Here are some things you might want to know about censure.
Censure is a formal, and public, group condemnation of an individual, often a group member, whose actions run counter to the group’s acceptable standards for individual behavior. In the United States, governmental censure is done when a body’s members wish to publicly reprimand the President of the United States, a member of Congress, a judge or a cabinet member. It is a formal statement of disapproval. (Emphasis added.)
As you might expect, censure (and related actions like condemnation or denouncement) is very rare and is a very big deal with real political consequences.
For example, the only president to be censured was Andrew Jackson.
In the US Senate, there have been only five instances in the last 100 years. These I pulled from the Senate records, presented with light editing and added emphasis.
November 4, 1929: Hiram Bingham (R-CT). Hired member of industrial group to assist with tariff legislation. “Condemned” for conduct tending “to bring the Senate into dishonor and disrepute.” Defeated for reelection.
December 2, 1954: Joseph R. McCarthy (R-WI). Charged with abuse and non-cooperation with the Subcommittee on Privileges and Elections during a 1952 investigation of his conduct; for abuse of the Select Committee to Study Censure. He was “condemned.” Died in office.
June 23, 1967: Thomas J. Dodd (D-CT). Use of his office (1961–1965) to convert campaign funds to his personal benefit. Conduct unbecoming a senator. Censured. Defeated for reelection.
October 11, 1979: Herman E. Talmadge (D-GA). Improper financial conduct (1973–1978), accepting reimbursements of $43,435.83 for official expenses not incurred, and improper reporting of campaign receipts and expenditures. His conduct was “denounced” as reprehensible and tending to bring the Senate into dishonor and disrepute. Defeated for reelection.
July 25, 1990: David F. Durenberger (R-MN). Unethical conduct “in connection with his arrangement with Piranha Press, his failure to report receipt of travel expenses in connection with his Piranha Press and Boston area appearances, his structuring of real estate transactions and receipt of Senate reimbursements in connection with his stays in his Minneapolis condominium, his pattern of prohibited communications respecting the condominium, his repeated acceptance of prohibited gifts of limousine service for personal purposes, and the conversion of a campaign contribution to his personal use.” “Denounced” for reprehensible conduct, bringing the Senate into dishonor and disrepute. Did not run for reelection.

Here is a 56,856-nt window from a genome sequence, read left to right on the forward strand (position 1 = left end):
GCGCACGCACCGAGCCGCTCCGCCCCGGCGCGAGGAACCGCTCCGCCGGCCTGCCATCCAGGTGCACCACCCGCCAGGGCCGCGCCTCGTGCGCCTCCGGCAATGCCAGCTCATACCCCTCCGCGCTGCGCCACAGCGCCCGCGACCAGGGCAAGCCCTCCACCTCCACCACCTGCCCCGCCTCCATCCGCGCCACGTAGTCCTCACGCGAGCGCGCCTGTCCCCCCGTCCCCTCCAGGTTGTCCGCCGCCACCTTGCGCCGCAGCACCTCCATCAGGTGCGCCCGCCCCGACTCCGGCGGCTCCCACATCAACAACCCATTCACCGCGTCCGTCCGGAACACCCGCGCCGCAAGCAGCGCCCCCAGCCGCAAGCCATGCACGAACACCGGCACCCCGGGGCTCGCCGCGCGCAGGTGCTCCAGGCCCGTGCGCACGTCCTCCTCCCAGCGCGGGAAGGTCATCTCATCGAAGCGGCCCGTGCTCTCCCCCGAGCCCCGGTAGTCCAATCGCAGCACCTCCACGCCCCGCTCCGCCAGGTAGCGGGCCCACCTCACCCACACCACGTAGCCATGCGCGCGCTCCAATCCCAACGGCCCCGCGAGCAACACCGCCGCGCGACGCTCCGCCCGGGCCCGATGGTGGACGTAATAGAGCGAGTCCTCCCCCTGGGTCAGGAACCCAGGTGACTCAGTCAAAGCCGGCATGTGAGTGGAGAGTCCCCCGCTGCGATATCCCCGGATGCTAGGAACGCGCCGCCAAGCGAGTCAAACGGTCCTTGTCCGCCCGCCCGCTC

All these actions by the Senate were passed with a strong majority with bipartisan support. In the most recent case, for example, the vote was 96–0.
Historical digression: (also from Wiki). Hiram Bingham III was an American academic, explorer and politician. He made public the existence of the Inca citadel of Machu Picchu in 1911 with the guidance of local indigenous farmers. Later, Bingham served as a member of the United States Senate for the state of Connecticut.
US House of Representatives
Also, in the House, there have been only six censures in the last 100 years (from Wiki).
1921 Thomas L. Blanton, Democratic Texas, Unparliamentary language 1979 Charles Diggs, Democratic Michigan, Payroll fraud, mail fraud 1980 Charles H. Wilson, Democratic California, Improper use of campaign funds 1983 Daniel B. Crane, Republican Illinois, Sexual misconduct with House page 1983 Gerry Studds, Democratic Massachusetts, Sexual misconduct with House page 2010 Charles B. Rangel, Democratic New York, Improper solicitation of funds, inaccurate financial disclosure statements, failure to pay taxes.
The House’s use of “reprimand”
Unlike the Senate, the House voted in 1976 in favor of a lesser action, the “reprimand.” Even so, there have been just five such actions in the last 20 years.
1990 Barney Frank, Democratic Massachusetts, Use of office to fix parking tickets on friend’s behalf 1995 Bob Dornan, Republican California, Criticism of President Bill Clinton as having “gave aid and comfort to the enemy” during the Vietnam war in a floor speech 1997 Newt Gingrich, Republican Georgia, Use of tax-exempt organization for political purposes; provided false information to House Ethics Committee 2009 Joe Wilson, Republican South Carolina, Outburst towards President Barack Obama during a speech to a joint session of Congress 2012 Laura Richardson, Democratic California, Use of congressional office staff in 2010 election campaign